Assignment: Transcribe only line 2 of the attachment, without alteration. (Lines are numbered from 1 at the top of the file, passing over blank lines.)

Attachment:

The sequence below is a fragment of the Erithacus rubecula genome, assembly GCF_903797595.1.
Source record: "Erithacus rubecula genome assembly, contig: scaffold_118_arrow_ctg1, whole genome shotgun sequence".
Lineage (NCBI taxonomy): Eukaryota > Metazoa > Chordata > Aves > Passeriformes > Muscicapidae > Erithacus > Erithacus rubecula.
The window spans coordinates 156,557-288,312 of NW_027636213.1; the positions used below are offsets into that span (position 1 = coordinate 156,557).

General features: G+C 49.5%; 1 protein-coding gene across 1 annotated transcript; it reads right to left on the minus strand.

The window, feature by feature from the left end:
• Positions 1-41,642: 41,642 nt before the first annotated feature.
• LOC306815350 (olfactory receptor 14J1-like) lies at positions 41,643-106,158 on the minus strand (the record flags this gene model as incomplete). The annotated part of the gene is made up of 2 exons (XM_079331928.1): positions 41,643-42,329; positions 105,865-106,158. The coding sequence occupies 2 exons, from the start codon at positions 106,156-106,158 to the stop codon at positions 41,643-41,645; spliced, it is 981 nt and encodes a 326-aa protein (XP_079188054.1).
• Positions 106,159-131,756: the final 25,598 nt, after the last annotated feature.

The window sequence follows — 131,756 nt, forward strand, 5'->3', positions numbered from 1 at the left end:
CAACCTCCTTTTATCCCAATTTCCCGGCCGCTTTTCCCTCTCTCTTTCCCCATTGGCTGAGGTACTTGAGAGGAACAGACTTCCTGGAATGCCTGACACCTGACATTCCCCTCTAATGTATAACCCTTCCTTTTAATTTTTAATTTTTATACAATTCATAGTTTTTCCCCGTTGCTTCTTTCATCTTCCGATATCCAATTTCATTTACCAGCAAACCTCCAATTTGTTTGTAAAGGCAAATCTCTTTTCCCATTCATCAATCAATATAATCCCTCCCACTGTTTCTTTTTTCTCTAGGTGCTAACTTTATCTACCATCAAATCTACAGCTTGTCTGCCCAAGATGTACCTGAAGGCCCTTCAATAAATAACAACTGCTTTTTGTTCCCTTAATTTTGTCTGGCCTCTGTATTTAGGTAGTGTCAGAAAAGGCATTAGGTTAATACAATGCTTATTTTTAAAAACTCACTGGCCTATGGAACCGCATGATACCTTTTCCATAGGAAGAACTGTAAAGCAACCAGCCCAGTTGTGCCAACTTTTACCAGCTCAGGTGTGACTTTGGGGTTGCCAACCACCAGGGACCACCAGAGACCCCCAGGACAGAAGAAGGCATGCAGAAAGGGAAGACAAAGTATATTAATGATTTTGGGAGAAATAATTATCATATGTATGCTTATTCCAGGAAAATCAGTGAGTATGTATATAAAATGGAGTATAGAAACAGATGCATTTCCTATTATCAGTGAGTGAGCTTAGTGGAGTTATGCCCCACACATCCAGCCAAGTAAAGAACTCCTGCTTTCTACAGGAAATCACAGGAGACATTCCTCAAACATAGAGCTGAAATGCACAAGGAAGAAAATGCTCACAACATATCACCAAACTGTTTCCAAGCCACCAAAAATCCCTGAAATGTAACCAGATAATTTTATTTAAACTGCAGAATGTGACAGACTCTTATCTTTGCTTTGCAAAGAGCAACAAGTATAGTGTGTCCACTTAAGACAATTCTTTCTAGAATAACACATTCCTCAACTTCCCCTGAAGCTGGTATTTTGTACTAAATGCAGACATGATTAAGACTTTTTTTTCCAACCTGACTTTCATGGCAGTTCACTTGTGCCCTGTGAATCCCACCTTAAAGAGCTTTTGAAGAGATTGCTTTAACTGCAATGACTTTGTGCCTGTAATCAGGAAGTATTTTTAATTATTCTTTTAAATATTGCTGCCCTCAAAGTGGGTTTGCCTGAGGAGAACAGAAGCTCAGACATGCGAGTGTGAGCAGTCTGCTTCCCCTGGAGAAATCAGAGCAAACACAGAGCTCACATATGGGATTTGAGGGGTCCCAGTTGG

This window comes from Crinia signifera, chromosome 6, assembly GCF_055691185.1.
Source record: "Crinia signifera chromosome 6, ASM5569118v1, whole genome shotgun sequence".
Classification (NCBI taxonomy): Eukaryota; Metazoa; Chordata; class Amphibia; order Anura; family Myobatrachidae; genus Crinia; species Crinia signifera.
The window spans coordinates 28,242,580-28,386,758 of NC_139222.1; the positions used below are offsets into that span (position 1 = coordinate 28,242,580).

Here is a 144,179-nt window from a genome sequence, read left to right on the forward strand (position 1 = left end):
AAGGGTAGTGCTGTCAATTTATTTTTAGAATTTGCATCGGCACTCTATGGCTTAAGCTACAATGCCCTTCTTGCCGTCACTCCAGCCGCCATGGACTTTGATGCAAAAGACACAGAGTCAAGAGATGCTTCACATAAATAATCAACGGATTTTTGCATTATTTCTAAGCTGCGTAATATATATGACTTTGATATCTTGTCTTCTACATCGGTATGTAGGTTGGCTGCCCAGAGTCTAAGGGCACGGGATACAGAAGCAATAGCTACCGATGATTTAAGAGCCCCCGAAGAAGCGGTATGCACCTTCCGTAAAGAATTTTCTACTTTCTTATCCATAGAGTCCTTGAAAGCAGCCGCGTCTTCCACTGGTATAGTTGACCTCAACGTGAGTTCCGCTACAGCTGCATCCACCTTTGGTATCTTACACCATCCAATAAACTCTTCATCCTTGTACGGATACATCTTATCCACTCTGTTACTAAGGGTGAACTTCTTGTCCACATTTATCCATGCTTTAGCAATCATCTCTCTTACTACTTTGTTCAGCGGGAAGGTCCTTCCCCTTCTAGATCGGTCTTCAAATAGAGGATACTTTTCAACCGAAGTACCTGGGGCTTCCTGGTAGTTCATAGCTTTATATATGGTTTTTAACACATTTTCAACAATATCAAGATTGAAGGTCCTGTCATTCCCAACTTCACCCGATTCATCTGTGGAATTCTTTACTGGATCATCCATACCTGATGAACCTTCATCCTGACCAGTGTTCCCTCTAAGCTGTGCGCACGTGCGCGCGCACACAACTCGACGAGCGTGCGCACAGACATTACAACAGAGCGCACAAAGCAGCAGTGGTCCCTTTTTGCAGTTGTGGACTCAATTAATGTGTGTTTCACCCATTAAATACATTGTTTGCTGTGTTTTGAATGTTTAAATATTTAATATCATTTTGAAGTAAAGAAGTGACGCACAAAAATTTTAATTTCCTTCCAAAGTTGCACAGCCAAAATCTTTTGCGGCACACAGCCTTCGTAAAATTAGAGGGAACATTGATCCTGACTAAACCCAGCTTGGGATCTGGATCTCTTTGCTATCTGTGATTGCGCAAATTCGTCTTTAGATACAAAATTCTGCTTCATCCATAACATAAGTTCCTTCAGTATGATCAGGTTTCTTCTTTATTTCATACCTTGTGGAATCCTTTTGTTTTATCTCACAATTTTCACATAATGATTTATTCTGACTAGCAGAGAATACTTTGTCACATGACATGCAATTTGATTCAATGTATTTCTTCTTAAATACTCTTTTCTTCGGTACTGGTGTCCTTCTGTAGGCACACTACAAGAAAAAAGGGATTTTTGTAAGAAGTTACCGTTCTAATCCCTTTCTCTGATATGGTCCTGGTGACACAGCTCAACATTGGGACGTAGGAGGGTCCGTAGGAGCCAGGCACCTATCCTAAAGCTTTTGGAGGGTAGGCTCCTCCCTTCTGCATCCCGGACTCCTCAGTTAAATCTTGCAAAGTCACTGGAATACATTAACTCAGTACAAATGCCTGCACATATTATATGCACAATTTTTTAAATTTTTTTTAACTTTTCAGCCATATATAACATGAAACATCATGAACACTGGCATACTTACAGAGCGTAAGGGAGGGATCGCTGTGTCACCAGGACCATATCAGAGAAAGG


Source record: "Erithacus rubecula genome assembly, contig: scaffold_118_arrow_ctg1, whole genome shotgun sequence".